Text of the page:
Any attempt at giving these first-time actors heavier dialogue might have been painful for them and the audience, but what they manage to capture, even with such limited experience, isn’t embarrassing. I particularly liked a moment in Germany, when Spencer and Anthony are at the location of the bunker where Hitler killed himself. Their remembrance of the event is different than the tour guide’s version (they thought American troops were bearing down on Hitler’s location, when in fact it was the Russian army), to which the guide responds “You Americans don’t have to be there every time evil is conquered.”

The actual attack on the train lasts only a few short minutes, but by the time we get there, we have a much clearer understanding of who these three heroes are and why they had no other choice than to act swiftly and decisively, both in terms of subduing the terrorist (Ray Corasani) and saving the life of a passenger shot by him. According to the film, a combat-style first-aid class that Spencer takes as part of his training proves to be the difference in whether this man lived or died, so clearly the film isn’t afraid to telegraph certain themes and moments. But it sometimes comes together as a story of a lasting friendship and a makeshift team, whose shorthand results in quick thinking and unwavering bravery.

Eastwood doesn’t lay on the pro-military messages too heavily here, the way he did in American Sniper, but The 15:17 to Paris does, at times, feel like a toe-in-the-water attempt by the filmmaker at a faith-based drama, which isn’t inherently a bad thing. Certain characters bring up their faith so infrequently that when they do, it feels awkwardly wedged in and somewhat confusing.

The other odd choice is in the casting of well-known comedic actors to play many of the supporting parts. In addition to Greer, Fischer and Lennon, “Veep” star Tony Hale makes an appearance, as does Jaleel White (yes, Steve Urkel himself). I feel like Eastwood is attempting to make a point with these choices, but I’m at a loss to figure it out.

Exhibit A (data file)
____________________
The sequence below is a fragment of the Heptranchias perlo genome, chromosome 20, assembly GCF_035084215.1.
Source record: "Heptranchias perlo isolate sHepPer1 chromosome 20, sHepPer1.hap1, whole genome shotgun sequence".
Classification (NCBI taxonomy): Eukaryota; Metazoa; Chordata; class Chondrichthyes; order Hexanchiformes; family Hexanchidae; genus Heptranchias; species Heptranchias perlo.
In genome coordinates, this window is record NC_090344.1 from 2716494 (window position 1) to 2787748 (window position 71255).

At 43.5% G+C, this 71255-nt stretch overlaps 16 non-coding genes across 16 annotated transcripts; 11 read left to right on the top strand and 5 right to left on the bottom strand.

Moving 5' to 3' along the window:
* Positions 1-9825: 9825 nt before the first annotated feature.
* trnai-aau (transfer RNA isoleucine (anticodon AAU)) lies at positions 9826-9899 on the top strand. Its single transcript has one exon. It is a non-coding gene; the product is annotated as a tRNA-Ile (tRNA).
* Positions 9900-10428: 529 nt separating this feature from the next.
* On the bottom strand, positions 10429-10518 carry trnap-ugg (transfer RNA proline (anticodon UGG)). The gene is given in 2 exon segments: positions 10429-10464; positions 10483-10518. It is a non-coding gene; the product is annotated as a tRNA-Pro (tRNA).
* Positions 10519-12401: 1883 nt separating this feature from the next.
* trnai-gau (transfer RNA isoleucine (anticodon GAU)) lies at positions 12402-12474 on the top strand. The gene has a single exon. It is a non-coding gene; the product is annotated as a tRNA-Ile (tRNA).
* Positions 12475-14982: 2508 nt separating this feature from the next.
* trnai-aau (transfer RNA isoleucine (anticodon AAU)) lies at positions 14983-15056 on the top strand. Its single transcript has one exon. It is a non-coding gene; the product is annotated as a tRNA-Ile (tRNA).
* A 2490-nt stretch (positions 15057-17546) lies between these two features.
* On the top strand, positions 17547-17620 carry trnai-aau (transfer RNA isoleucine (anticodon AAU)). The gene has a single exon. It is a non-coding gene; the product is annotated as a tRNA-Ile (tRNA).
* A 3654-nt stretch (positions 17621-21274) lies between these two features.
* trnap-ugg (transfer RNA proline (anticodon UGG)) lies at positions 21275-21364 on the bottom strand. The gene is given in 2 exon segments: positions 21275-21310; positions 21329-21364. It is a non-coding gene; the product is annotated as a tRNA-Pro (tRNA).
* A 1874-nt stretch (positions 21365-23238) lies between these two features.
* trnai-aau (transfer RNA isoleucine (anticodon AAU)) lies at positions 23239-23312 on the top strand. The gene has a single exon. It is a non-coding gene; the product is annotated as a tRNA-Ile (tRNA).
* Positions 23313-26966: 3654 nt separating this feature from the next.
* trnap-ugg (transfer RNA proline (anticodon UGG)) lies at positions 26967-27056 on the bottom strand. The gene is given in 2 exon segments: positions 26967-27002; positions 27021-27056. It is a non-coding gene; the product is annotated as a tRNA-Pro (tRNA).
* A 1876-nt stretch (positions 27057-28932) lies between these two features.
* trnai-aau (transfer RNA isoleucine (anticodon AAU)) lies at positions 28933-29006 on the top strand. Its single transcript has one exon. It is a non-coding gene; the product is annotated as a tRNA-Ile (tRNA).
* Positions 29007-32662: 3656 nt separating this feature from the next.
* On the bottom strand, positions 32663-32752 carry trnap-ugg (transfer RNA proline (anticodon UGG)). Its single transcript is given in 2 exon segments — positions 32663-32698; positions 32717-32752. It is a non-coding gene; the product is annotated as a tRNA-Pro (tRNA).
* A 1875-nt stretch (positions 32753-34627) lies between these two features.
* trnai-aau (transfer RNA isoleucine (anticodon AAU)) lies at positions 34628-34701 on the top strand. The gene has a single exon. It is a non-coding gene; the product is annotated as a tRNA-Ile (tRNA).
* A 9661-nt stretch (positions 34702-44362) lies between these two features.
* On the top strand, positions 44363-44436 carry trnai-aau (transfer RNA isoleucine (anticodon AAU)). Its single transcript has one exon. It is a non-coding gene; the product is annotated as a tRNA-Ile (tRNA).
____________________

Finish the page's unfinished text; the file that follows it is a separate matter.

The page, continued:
Perhaps the most troubling aspect of the movie is that it marks Eastwood’s third film in a row (after American Sniper and Sully) that seems to have the underlying message of “Hey, look. Not all white men are horrible. Some of them are even heroic.” Considering this is the man who also directed works like Bird and Million Dollar Baby, in which Eastwood attempted to put us in the shoes of people far removed from his experience, going this route yet again is a bit of a letdown.

Despite that, the story of The 15:17 to Paris is undeniably a fascinating one, and Eastwood avoids the temptation of turning the event into a generic action movie (one that might have been more cinematic) with the decision to bring in the real people who took part in it. His commitment to letting audiences get to know these men is commendable, even if it doesn’t always make for compelling storytelling in practice.

And if you’re all caught up on seeing the Oscar contenders, you could certainly do worse than a new Clint Eastwood movie, an interesting experiment that births as many issues in its execution as all-out positives. It’s a mixed bag of results, but I’m mildly recommending it for the novelty factor.